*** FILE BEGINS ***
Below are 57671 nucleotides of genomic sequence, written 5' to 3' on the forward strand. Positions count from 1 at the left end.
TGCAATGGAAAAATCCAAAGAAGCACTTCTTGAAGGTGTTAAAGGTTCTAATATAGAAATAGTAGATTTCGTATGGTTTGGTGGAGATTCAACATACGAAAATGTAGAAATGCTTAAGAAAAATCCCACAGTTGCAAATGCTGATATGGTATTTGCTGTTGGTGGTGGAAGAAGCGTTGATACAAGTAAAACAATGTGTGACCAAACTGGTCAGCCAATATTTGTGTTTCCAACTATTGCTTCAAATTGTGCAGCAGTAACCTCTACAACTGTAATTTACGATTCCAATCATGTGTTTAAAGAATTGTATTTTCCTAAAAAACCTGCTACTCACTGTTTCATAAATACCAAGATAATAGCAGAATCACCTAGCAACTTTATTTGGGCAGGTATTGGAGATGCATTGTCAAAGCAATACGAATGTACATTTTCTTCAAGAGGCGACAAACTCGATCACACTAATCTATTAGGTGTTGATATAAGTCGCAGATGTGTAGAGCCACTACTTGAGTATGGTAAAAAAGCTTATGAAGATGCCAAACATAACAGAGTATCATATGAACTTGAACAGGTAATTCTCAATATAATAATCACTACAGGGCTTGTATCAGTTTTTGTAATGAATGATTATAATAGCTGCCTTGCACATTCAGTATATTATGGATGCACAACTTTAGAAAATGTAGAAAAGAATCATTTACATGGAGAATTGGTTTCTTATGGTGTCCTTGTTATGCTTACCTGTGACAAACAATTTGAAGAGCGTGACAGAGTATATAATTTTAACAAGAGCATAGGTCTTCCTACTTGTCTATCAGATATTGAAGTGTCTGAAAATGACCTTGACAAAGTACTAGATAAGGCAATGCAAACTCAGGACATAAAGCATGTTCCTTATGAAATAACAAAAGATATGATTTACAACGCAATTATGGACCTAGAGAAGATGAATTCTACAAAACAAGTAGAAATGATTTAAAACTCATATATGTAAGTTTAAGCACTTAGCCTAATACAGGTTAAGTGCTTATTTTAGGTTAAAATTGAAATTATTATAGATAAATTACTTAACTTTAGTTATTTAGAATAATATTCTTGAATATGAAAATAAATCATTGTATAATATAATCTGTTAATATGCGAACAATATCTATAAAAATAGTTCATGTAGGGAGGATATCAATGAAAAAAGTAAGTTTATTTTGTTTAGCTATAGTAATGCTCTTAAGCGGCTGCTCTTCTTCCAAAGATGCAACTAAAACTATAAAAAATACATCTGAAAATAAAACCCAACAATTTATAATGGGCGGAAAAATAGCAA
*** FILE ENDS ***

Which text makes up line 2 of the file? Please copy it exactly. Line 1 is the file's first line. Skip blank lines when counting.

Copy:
TGCAATGGAAAAATCCAAAGAAGCACTTCTTGAAGGTGTTAAAGGTTCTAATATAGAAATAGTAGATTTCGTATGGTTTGGTGGAGATTCAACATACGAAAATGTAGAAATGCTTAAGAAAAATCCCACAGTTGCAAATGCTGATATGGTATTTGCTGTTGGTGGTGGAAGAAGCGTTGATACAAGTAAAACAATGTGTGACCAAACTGGTCAGCCAATATTTGTGTTTCCAACTATTGCTTCAAATTGTGCAGCAGTAACCTCTACAACTGTAATTTACGATTCCAATCATGTGTTTAAAGAATTGTATTTTCCTAAAAAACCTGCTACTCACTGTTTCATAAATACCAAGATAATAGCAGAATCACCTAGCAACTTTATTTGGGCAGGTATTGGAGATGCATTGTCAAAGCAATACGAATGTACATTTTCTTCAAGAGGCGACAAACTCGATCACACTAATCTATTAGGTGTTGATATAAGTCGCAGATGTGTAGAGCCACTACTTGAGTATGGTAAAAAAGCTTATGAAGATGCCAAACATAACAGAGTATCATATGAACTTGAACAGGTAATTCTCAATATAATAATCACTACAGGGCTTGTATCAGTTTTTGTAATGAATGATTATAATAGCTGCCTTGCACATTCAGTATATTATGGATGCACAACTTTAGAAAATGTAGAAAAGAATCATTTACATGGAGAATTGGTTTCTTATGGTGTCCTTGTTATGCTTACCTGTGACAAACAATTTGAAGAGCGTGACAGAGTATATAATTTTAACAAGAGCATAGGTCTTCCTACTTGTCTATCAGATATTGAAGTGTCTGAAAATGACCTTGACAAAGTACTAGATAAGGCAATGCAAACTCAGGACATAAAGCATGTTCCTTATGAAATAACAAAAGATATGATTTACAACGCAATTATGGACCTAGAGAAGATGAATTCTACAAAACAAGTAGAAATGATTTAAAACTCATATATGTAAGTTTAAGCACTTAGCCTAATACAGGTTAAGTGCTTATTTTAGGTTAAAATTGAAATTATTATAGATAAATTACTTAACTTTAGTTATTTAGAATAATATTCTTGAATATGAAAATAAATCATTGTATAATATAATCTGTTAATATGCGAACAATATCTATAAAAATAGTTCATGTAGGGAGGATATCAATGAAAAAAGTAAGTTTATTTTGTTTAGCTATAGTAATGCTCTTAAGCGGCTGCTCTTCTTCCAAAGATGCAACTAAAACTATAAAAAATACATCTGAAAATAAAACCCAACAATTTATAATGGGCGGAAAAATAGCAA